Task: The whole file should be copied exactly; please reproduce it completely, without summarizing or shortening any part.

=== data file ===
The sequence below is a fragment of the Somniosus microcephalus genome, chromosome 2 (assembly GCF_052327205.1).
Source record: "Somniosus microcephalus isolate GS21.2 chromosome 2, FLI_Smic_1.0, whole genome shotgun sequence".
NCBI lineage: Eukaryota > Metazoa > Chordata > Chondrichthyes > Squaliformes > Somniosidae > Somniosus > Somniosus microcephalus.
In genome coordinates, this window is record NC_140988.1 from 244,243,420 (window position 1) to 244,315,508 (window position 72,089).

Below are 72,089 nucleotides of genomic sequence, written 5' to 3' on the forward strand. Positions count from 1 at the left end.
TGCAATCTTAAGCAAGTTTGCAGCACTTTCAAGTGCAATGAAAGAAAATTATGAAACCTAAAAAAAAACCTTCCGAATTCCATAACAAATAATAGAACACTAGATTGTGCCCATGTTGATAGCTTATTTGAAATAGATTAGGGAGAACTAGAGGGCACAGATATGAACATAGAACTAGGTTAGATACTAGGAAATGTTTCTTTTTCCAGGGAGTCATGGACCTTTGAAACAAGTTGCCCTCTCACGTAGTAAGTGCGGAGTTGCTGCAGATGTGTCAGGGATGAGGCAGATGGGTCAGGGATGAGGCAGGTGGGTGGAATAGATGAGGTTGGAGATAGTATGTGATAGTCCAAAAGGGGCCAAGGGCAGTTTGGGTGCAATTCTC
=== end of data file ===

The sequence below is a fragment of the Somniosus microcephalus genome, chromosome 2 (assembly GCF_052327205.1).
Source record: "Somniosus microcephalus isolate GS21.2 chromosome 2, FLI_Smic_1.0, whole genome shotgun sequence".
NCBI lineage: Eukaryota > Metazoa > Chordata > Chondrichthyes > Squaliformes > Somniosidae > Somniosus > Somniosus microcephalus.
In genome coordinates, this window is record NC_140988.1 from 244,243,420 (window position 1) to 244,315,508 (window position 72,089).

Below are 72,089 nucleotides of genomic sequence, written 5' to 3' on the forward strand. Positions count from 1 at the left end.
TGCAATCTTAAGCAAGTTTGCAGCACTTTCAAGTGCAATGAAAGAAAATTATGAAACCTAAAAAAAAACCTTCCGAATTCCATAACAAATAATAGAACACTAGATTGTGCCCATGTTGATAGCTTATTTGAAATAGATTAGGGAGAACTAGAGGGCACAGATATGAACATAGAACTAGGTTAGATACTAGGAAATGTTTCTTTTTCCAGGGAGTCATGGACCTTTGAAACAAGTTGCCCTCTCACGTAGTAAGTGCGGAGTTGCTGCAGATGTGTCAGGGATGAGGCAGATGGGTCAGGGATGAGGCAGGTGGGTGGAATAGATGAGGTTGGAGATAGTATGTGATAGTCCAAAAGGGGCCAAGGGCAGTTTGGGTGCAATTCTC